9 / 'Mirin
As in, "admiring." Since bodybuilding is guided by aesthetics, bodybuilders constantly ask themselves, and everyone else, if they are admiring their physique. It's also the title of our popular photo motivation feature, We 'Mirin. Indeed we are.
10 / Newb
A newbie, or newb, is simply someone who is new to exercise. This person is typified by a general lack of knowledge in the gym. They are prone to wearing the wrong clothes, lifting with improper form, and being convicted of myriad crimes and fails. Don't fret: Even though they may not remember, at some point, everyone in the industry started as newbs.
11 / Plateau
This geographical term for a landform that rises, then levels off, is applied to fitness goals to define the moment when progress halts. Bodybuilders constantly seek improvement; hell, everyone does. Your body responds to exercise, but it adapts at some point. You can rise above plateaus by increasing your intensity, changing regimens, or a number of other means.
12 / Spot
A spotter helps you during heavy lifts or other movements that require assisted balance. If you can't finish a rep, a spotter helps you rack it safely. If you don't know how to spot someone properly, don't offer your help. If you can't spot him, you could both get hurt.
13 / Superset
This is simply two exercises performed back-to-back with little to no rest. Usually those exercises work opposing (antagonistic) body parts, like biceps and triceps. For example, you'd do a set of dumbbell curls, then immediately perform a set of dips. A compound set is two exercises for the same body part. A giant set is three or more lifts performed back-to-back with minimal rest.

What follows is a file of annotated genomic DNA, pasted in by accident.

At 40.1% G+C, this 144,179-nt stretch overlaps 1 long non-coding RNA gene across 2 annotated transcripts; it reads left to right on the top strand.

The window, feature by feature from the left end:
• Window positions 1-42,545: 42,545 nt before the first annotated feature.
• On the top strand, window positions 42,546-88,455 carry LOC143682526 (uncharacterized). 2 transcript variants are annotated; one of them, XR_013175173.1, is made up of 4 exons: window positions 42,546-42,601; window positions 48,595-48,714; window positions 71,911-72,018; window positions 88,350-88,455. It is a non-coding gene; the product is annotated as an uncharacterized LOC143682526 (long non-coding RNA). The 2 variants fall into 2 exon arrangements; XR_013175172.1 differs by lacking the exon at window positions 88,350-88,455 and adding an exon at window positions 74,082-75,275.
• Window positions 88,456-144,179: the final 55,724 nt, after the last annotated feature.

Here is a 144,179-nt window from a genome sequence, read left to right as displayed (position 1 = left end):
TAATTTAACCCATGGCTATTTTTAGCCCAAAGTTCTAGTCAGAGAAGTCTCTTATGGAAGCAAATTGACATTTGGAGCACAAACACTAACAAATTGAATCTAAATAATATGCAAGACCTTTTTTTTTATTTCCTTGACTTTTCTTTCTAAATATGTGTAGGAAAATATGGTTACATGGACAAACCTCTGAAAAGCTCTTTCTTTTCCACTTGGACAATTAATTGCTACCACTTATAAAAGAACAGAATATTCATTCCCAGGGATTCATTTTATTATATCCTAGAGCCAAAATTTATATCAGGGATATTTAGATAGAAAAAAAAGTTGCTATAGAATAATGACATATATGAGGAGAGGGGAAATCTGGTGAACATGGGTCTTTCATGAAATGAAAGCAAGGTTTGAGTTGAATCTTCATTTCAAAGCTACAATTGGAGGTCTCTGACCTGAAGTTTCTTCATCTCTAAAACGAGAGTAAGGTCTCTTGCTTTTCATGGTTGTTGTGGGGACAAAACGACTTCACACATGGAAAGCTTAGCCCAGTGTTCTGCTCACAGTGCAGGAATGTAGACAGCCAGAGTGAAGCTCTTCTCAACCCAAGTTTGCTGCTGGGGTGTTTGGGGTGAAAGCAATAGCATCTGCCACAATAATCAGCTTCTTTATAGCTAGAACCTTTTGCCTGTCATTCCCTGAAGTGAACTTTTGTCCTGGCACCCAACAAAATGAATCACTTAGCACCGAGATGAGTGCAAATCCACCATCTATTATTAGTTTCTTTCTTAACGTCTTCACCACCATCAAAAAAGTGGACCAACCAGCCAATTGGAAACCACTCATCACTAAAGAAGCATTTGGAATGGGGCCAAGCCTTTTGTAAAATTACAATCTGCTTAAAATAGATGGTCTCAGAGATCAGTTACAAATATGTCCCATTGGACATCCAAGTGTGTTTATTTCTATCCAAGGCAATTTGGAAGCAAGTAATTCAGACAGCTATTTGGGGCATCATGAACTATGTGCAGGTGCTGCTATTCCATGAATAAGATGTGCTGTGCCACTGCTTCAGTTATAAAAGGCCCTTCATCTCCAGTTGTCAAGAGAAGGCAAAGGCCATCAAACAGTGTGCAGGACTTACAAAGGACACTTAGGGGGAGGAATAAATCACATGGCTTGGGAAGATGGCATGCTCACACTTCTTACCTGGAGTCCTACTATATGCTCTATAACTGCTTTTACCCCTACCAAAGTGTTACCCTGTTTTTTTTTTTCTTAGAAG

14 / Training Regimen
The program you use to achieve your goals. There are an infinite number of regimens; they are what you make them. Variables include specific lifts, body part split, volume, intensity, frequency, and more. Bodybuilding.com houses thousands of training regimens. Start with our Find a Plan feature to find a full plan specifically for your goals.
15 / Transformation
Initially, transformations occur in physical terms. As you continue to exercise and monitor your dietary intake, your body will transform. You may not lose weight right away, but your body will change shape. Your girth will shrink. Your strength will increase. Eventually, you will notice changes in your psyche, too. This is the final step in a transformation. Your mentality shifts. You start to think positively about your body and your future. Many transformations are so subtle you may not notice them immediately. It's important to continue. People who quit seldom transform. People who find success, no matter how small, tend to continue to even greater transformations.
16 / Work In
As in, "Hey, brah, can I work in?" The guy just wants to use the machine you're on. If your rest periods are long enough, let him in. If not, ask him to wait. If he stomps around like a crybaby, look him in the eye and ask, "You 'mirin, bro?"